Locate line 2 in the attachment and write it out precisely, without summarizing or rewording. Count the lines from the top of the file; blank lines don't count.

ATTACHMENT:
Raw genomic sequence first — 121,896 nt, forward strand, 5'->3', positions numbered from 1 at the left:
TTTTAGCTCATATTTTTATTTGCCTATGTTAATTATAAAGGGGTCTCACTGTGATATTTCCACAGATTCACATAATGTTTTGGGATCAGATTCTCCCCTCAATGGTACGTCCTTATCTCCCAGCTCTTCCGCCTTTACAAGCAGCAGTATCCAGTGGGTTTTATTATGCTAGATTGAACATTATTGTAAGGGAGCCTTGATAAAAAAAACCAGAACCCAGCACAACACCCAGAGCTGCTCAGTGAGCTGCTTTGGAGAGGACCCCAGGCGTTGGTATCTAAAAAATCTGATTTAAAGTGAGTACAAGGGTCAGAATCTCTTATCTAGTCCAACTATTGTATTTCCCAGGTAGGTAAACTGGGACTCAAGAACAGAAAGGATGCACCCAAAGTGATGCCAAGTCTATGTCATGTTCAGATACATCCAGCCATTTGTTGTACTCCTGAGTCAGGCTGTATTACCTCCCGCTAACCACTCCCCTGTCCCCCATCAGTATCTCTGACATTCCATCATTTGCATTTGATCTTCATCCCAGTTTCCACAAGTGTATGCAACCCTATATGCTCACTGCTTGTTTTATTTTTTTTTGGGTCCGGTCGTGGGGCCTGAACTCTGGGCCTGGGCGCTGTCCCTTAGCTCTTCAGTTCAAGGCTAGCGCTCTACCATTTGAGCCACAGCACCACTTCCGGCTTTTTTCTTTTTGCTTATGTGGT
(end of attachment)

TTTTAGCTCATATTTTTATTTGCCTATGTTAATTATAAAGGGGTCTCACTGTGATATTTCCACAGATTCACATAATGTTTTGGGATCAGATTCTCCCCTCAATGGTACGTCCTTATCTCCCAGCTCTTCCGCCTTTACAAGCAGCAGTATCCAGTGGGTTTTATTATGCTAGATTGAACATTATTGTAAGGGAGCCTTGATAAAAAAAACCAGAACCCAGCACAACACCCAGAGCTGCTCAGTGAGCTGCTTTGGAGAGGACCCCAGGCGTTGGTATCTAAAAAATCTGATTTAAAGTGAGTACAAGGGTCAGAATCTCTTATCTAGTCCAACTATTGTATTTCCCAGGTAGGTAAACTGGGACTCAAGAACAGAAAGGATGCACCCAAAGTGATGCCAAGTCTATGTCATGTTCAGATACATCCAGCCATTTGTTGTACTCCTGAGTCAGGCTGTATTACCTCCCGCTAACCACTCCCCTGTCCCCCATCAGTATCTCTGACATTCCATCATTTGCATTTGATCTTCATCCCAGTTTCCACAAGTGTATGCAACCCTATATGCTCACTGCTTGTTTTATTTTTTTTTGGGTCCGGTCGTGGGGCCTGAACTCTGGGCCTGGGCGCTGTCCCTTAGCTCTTCAGTTCAAGGCTAGCGCTCTACCATTTGAGCCACAGCACCACTTCCGGCTTTTTTCTTTTTGCTTATGTGGT